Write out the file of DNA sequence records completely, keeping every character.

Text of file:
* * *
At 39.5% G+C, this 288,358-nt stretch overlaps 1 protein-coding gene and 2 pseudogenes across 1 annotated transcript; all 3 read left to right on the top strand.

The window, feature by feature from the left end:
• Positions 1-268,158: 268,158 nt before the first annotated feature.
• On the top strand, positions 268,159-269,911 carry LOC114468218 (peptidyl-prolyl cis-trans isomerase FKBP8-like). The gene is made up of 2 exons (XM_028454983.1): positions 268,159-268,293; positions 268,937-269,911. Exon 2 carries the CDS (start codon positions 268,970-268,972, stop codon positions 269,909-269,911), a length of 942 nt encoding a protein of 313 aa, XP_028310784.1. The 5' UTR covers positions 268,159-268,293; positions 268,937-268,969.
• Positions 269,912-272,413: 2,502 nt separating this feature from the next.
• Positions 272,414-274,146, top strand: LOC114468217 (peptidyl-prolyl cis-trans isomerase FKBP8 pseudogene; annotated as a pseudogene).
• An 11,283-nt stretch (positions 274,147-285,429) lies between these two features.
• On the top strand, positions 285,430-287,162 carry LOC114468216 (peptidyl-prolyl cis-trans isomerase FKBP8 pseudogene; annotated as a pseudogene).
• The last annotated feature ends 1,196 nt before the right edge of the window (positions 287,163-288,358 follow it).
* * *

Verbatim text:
At 39.5% G+C, this 288,358-nt stretch overlaps 1 protein-coding gene and 2 pseudogenes across 1 annotated transcript; all 3 read left to right on the top strand.

The window, feature by feature from the left end:
• Positions 1-268,158: 268,158 nt before the first annotated feature.
• On the top strand, positions 268,159-269,911 carry LOC114468218 (peptidyl-prolyl cis-trans isomerase FKBP8-like). The gene is made up of 2 exons (XM_028454983.1): positions 268,159-268,293; positions 268,937-269,911. Exon 2 carries the CDS (start codon positions 268,970-268,972, stop codon positions 269,909-269,911), a length of 942 nt encoding a protein of 313 aa, XP_028310784.1. The 5' UTR covers positions 268,159-268,293; positions 268,937-268,969.
• Positions 269,912-272,413: 2,502 nt separating this feature from the next.
• Positions 272,414-274,146, top strand: LOC114468217 (peptidyl-prolyl cis-trans isomerase FKBP8 pseudogene; annotated as a pseudogene).
• An 11,283-nt stretch (positions 274,147-285,429) lies between these two features.
• On the top strand, positions 285,430-287,162 carry LOC114468216 (peptidyl-prolyl cis-trans isomerase FKBP8 pseudogene; annotated as a pseudogene).
• The last annotated feature ends 1,196 nt before the right edge of the window (positions 287,163-288,358 follow it).